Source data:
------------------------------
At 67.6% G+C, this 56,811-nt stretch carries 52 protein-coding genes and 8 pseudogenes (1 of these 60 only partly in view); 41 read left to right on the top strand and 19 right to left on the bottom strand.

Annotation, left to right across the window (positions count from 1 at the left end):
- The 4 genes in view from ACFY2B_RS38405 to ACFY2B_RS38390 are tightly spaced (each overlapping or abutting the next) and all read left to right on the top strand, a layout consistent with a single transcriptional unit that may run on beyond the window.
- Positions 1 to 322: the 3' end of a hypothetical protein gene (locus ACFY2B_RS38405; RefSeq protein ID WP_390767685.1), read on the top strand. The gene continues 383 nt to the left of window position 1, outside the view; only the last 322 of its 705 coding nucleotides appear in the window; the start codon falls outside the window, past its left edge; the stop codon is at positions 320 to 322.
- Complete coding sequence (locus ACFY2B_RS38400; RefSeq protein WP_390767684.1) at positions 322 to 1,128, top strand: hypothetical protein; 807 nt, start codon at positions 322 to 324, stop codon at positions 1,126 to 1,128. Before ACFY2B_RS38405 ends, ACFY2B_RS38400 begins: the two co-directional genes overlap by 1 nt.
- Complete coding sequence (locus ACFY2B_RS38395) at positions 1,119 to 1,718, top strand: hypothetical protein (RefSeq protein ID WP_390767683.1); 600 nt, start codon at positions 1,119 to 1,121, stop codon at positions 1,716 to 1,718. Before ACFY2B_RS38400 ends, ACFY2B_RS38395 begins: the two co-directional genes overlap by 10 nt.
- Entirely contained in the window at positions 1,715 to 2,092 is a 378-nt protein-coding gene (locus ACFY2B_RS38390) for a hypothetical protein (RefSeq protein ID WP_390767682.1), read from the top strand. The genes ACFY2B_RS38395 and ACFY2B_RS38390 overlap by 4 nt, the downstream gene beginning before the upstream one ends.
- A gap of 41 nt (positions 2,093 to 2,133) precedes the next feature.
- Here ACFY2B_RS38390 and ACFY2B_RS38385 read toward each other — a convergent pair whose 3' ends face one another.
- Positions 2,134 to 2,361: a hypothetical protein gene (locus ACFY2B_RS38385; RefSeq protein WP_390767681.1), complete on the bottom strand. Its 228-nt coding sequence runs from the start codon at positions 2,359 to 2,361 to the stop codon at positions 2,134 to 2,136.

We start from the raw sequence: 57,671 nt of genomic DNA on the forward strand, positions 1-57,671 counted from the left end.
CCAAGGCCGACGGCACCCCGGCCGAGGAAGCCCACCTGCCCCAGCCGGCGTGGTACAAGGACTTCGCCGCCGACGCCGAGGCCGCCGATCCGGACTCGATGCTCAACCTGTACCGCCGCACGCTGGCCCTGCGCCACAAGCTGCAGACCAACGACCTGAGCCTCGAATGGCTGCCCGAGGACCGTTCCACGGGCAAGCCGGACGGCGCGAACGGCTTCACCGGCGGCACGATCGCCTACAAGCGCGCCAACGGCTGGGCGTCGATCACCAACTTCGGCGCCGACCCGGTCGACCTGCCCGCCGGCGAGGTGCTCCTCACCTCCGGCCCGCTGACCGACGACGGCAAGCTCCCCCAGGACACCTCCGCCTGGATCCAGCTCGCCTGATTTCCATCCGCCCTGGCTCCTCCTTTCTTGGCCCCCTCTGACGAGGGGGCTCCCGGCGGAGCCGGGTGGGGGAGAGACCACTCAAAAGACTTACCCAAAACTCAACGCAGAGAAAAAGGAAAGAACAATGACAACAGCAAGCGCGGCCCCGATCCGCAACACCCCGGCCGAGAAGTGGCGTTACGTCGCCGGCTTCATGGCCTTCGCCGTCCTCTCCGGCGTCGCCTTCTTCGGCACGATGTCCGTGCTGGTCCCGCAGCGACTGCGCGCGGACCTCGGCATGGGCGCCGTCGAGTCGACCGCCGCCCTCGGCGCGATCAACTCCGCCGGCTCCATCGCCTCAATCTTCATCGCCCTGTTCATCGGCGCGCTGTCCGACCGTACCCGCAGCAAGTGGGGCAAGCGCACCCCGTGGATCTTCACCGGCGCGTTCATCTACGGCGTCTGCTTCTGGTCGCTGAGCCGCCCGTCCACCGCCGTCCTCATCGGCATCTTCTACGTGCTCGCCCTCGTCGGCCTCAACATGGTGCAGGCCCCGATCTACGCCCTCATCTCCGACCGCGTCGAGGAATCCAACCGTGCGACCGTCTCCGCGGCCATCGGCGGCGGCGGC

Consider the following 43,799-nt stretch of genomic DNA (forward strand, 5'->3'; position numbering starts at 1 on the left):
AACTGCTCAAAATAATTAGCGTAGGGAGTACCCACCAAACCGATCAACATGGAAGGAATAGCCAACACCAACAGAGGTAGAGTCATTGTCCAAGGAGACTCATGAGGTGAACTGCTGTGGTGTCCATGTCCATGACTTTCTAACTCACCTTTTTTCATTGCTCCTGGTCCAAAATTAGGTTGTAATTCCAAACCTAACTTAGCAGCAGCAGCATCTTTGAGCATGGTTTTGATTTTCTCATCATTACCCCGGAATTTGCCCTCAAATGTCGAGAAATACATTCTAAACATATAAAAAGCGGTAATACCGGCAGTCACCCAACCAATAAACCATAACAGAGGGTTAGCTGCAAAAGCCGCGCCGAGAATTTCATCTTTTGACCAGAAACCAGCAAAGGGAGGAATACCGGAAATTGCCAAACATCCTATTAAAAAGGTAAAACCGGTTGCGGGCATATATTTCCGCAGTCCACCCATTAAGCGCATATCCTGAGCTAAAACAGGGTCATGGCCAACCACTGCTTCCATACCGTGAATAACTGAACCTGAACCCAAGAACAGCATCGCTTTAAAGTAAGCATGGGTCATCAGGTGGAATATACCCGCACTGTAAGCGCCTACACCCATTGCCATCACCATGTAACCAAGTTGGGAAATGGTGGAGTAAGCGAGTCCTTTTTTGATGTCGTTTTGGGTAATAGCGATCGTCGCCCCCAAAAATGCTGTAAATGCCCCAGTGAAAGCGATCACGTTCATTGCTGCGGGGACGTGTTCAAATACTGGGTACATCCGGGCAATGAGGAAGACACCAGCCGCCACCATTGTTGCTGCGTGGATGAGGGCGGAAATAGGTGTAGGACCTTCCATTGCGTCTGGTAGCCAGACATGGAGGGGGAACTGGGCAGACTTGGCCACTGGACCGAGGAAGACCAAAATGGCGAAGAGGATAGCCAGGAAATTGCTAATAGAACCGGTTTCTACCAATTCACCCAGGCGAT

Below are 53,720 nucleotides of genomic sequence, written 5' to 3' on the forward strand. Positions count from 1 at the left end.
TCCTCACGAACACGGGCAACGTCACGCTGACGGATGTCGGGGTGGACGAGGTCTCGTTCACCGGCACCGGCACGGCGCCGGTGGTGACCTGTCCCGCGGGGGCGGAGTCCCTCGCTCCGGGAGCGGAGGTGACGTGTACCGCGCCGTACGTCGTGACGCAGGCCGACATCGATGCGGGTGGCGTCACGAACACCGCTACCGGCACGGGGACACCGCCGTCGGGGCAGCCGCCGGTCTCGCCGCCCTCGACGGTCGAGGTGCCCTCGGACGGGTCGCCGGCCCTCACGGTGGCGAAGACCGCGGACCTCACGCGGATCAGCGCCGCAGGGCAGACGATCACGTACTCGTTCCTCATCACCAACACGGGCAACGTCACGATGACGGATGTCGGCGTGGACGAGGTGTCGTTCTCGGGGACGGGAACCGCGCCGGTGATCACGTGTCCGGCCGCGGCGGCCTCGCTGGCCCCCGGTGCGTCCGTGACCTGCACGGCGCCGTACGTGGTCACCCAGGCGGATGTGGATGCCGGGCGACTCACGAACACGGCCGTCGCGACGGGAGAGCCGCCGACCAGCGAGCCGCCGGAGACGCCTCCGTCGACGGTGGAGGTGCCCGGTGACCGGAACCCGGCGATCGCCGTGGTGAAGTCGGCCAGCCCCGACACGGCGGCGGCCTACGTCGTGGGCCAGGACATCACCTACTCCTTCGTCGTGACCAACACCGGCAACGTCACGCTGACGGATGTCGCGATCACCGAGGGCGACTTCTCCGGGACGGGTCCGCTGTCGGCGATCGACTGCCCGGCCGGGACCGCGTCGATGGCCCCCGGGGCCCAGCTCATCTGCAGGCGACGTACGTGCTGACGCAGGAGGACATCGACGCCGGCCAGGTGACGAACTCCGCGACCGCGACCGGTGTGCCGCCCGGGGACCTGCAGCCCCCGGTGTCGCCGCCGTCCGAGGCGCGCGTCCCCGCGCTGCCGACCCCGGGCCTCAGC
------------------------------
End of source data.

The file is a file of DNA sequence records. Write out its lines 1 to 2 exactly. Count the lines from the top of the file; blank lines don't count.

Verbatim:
At 67.6% G+C, this 56,811-nt stretch carries 52 protein-coding genes and 8 pseudogenes (1 of these 60 only partly in view); 41 read left to right on the top strand and 19 right to left on the bottom strand.

Annotation, left to right across the window (positions count from 1 at the left end):